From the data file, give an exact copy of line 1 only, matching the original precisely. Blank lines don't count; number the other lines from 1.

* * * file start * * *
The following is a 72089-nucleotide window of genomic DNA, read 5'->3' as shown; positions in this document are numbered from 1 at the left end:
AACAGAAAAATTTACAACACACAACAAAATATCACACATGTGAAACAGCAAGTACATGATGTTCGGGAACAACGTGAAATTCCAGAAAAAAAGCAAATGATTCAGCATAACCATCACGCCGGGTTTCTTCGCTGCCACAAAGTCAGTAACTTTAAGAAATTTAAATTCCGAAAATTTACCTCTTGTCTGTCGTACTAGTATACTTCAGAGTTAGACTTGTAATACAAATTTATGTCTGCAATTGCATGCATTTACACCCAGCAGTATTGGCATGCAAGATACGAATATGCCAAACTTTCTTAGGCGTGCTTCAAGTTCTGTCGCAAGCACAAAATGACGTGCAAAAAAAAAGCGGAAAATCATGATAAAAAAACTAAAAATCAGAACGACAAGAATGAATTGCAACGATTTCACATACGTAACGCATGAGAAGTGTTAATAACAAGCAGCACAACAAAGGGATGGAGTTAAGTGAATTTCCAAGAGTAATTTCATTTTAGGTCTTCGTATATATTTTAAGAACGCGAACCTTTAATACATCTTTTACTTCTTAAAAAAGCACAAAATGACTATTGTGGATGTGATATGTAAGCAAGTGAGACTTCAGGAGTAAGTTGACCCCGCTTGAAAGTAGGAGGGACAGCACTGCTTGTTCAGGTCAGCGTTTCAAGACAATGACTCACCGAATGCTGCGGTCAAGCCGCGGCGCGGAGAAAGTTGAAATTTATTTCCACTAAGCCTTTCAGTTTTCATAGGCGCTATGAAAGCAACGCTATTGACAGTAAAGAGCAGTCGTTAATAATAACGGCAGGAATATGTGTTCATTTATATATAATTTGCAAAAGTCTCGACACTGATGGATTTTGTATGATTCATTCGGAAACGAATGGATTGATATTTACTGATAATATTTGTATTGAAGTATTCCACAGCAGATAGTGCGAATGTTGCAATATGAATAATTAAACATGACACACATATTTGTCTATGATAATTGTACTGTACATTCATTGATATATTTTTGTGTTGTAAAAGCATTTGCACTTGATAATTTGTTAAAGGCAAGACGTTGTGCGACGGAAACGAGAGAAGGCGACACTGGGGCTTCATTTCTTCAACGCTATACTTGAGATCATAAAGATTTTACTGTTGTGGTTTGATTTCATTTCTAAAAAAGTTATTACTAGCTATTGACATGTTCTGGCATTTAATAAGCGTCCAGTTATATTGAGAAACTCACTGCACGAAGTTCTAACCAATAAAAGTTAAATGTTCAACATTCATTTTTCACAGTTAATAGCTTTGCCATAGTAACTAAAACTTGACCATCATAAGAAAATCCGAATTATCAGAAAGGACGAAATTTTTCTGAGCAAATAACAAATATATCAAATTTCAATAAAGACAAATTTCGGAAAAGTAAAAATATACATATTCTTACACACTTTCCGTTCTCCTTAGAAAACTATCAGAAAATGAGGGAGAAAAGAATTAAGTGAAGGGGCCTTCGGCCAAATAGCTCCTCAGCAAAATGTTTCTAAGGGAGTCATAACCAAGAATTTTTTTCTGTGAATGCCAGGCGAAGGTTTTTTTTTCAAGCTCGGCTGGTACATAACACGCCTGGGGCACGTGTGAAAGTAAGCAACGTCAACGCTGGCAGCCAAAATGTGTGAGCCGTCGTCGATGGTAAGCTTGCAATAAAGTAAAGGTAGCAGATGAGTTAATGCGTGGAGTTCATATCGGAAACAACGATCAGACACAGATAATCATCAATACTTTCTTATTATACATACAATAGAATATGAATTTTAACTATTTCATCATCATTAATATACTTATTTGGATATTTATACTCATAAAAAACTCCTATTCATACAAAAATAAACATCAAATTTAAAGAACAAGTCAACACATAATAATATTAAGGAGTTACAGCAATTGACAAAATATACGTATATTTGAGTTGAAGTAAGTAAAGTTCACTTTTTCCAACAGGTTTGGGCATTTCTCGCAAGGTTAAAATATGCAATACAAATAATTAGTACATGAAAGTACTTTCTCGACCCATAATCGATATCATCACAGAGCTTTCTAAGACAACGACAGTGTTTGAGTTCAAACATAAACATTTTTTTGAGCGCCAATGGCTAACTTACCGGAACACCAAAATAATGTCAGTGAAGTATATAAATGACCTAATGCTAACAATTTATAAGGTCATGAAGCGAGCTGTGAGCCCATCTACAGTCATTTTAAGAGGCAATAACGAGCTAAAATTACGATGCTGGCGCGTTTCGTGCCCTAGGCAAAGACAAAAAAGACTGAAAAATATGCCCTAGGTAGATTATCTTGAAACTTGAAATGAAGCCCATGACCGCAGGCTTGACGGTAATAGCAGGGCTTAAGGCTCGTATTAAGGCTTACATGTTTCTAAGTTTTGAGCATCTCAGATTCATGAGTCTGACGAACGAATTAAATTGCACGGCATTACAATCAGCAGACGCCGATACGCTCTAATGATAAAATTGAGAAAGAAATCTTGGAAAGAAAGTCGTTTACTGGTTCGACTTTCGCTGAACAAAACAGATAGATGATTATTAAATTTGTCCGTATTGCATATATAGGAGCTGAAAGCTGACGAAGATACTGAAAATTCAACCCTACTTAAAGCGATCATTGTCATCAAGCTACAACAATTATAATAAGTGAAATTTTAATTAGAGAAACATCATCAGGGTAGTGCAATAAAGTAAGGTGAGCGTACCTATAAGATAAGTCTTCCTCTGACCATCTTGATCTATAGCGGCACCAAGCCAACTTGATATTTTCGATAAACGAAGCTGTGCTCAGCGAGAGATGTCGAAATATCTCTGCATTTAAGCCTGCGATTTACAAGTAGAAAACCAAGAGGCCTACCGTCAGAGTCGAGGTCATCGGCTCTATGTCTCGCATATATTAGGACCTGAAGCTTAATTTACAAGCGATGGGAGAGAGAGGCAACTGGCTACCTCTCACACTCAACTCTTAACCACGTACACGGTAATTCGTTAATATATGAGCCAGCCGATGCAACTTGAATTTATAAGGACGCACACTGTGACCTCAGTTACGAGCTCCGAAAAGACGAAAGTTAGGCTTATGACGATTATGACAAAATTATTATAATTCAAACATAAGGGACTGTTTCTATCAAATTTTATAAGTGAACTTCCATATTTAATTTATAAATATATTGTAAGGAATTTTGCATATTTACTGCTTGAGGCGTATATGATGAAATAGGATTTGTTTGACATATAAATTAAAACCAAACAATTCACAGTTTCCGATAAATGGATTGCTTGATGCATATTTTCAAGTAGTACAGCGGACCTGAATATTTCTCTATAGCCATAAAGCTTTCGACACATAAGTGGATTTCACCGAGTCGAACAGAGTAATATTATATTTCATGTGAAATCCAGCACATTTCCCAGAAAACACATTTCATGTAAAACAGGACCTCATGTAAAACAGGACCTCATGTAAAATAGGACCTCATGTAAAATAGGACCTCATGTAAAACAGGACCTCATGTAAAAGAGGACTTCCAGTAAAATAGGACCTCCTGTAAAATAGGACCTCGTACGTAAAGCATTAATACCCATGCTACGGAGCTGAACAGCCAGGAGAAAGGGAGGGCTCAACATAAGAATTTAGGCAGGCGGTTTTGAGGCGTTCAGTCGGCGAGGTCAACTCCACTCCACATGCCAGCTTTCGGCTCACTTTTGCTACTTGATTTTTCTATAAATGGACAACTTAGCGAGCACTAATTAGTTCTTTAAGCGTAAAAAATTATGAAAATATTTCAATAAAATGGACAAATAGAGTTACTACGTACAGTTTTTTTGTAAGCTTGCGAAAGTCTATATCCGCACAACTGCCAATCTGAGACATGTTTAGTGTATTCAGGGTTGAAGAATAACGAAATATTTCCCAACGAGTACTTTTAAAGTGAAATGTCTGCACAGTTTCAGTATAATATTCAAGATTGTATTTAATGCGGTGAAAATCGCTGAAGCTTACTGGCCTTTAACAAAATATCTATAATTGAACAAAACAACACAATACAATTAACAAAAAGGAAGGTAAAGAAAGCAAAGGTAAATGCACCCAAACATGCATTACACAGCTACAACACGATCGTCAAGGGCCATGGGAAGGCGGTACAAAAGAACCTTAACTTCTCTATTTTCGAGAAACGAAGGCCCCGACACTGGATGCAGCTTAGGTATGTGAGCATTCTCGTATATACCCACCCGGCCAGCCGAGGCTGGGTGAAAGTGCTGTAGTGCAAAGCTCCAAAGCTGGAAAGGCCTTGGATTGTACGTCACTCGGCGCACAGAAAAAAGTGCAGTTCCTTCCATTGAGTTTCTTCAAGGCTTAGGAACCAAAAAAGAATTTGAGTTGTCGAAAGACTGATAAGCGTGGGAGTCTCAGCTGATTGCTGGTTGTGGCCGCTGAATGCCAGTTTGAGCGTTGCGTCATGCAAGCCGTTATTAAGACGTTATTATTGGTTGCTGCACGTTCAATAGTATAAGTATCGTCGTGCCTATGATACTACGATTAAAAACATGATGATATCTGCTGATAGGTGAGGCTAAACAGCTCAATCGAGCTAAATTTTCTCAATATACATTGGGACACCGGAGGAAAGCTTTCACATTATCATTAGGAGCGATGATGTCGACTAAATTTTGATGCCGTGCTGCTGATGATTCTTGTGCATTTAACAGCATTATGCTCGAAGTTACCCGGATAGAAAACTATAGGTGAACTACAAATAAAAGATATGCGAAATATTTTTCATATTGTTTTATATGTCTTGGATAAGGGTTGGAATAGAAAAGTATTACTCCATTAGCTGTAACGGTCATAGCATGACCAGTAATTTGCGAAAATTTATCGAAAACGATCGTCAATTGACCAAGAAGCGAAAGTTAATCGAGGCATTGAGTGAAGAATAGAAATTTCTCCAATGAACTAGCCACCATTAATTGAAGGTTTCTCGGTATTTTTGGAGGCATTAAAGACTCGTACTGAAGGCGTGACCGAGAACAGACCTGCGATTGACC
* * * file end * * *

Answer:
The following is a 72089-nucleotide window of genomic DNA, read 5'->3' as shown; positions in this document are numbered from 1 at the left end: